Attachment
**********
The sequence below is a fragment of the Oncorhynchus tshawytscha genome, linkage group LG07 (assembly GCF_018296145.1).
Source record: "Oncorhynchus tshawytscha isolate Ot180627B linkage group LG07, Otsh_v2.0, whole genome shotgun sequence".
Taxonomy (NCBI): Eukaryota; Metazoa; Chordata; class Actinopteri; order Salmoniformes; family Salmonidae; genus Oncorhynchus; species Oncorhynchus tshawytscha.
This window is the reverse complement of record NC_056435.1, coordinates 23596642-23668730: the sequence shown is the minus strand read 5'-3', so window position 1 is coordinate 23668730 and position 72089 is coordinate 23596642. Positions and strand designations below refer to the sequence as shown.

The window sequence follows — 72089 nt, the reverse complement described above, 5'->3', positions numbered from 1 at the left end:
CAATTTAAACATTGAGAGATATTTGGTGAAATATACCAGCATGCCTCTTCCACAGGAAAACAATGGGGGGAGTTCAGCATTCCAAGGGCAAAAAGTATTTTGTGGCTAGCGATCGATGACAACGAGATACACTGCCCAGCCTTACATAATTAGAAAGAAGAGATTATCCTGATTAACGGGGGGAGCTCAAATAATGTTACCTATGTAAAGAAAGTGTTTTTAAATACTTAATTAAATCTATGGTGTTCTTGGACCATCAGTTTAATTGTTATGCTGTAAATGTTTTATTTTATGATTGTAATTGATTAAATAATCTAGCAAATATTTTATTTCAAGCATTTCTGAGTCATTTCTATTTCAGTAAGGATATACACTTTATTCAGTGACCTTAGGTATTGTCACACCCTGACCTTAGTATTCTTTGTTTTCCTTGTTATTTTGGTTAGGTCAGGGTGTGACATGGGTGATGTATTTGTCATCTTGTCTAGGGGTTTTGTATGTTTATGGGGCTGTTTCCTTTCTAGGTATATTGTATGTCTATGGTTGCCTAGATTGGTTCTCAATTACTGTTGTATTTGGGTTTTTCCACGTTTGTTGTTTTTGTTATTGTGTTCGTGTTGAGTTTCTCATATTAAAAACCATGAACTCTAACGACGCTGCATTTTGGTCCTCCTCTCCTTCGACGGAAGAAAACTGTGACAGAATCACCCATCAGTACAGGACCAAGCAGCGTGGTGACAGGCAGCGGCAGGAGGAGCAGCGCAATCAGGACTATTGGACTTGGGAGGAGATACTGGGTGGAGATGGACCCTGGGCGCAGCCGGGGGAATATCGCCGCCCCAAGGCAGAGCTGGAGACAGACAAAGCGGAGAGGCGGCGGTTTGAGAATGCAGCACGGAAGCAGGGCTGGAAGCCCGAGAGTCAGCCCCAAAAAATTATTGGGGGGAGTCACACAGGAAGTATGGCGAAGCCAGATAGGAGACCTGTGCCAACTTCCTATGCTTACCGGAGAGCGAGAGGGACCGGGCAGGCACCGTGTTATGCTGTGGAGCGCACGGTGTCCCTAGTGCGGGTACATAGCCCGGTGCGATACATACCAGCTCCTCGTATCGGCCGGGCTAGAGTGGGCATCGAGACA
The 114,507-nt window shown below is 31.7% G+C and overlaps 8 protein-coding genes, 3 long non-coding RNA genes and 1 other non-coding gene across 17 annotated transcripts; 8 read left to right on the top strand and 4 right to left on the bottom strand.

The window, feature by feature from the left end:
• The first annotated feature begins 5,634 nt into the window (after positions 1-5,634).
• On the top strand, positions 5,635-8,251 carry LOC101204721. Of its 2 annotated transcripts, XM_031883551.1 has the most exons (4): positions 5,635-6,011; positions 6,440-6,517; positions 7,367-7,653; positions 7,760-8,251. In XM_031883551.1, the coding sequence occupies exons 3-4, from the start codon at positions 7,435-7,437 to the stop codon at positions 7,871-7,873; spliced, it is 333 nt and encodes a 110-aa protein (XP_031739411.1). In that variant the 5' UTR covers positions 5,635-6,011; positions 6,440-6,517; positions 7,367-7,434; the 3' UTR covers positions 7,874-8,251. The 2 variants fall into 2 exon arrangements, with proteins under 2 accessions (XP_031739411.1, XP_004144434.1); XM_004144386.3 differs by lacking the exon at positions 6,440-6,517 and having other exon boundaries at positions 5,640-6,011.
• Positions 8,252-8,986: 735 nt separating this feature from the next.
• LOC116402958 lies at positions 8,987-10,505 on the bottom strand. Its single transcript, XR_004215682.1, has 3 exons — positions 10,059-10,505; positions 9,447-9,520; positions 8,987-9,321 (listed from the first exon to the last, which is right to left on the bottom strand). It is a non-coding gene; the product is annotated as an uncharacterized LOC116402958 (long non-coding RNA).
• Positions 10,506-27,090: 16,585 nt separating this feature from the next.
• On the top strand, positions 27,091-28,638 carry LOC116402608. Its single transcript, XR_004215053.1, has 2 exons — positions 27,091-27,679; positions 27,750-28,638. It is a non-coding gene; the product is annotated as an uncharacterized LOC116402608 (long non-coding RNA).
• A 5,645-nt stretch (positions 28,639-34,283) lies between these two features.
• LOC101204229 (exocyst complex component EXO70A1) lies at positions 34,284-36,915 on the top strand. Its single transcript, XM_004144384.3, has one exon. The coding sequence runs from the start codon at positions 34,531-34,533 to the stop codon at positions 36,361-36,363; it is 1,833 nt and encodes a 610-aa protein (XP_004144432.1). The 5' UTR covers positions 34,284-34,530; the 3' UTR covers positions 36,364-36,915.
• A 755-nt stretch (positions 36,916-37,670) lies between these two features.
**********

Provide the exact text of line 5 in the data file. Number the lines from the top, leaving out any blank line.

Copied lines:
The window sequence follows — 72089 nt, the reverse complement described above, 5'->3', positions numbered from 1 at the left end: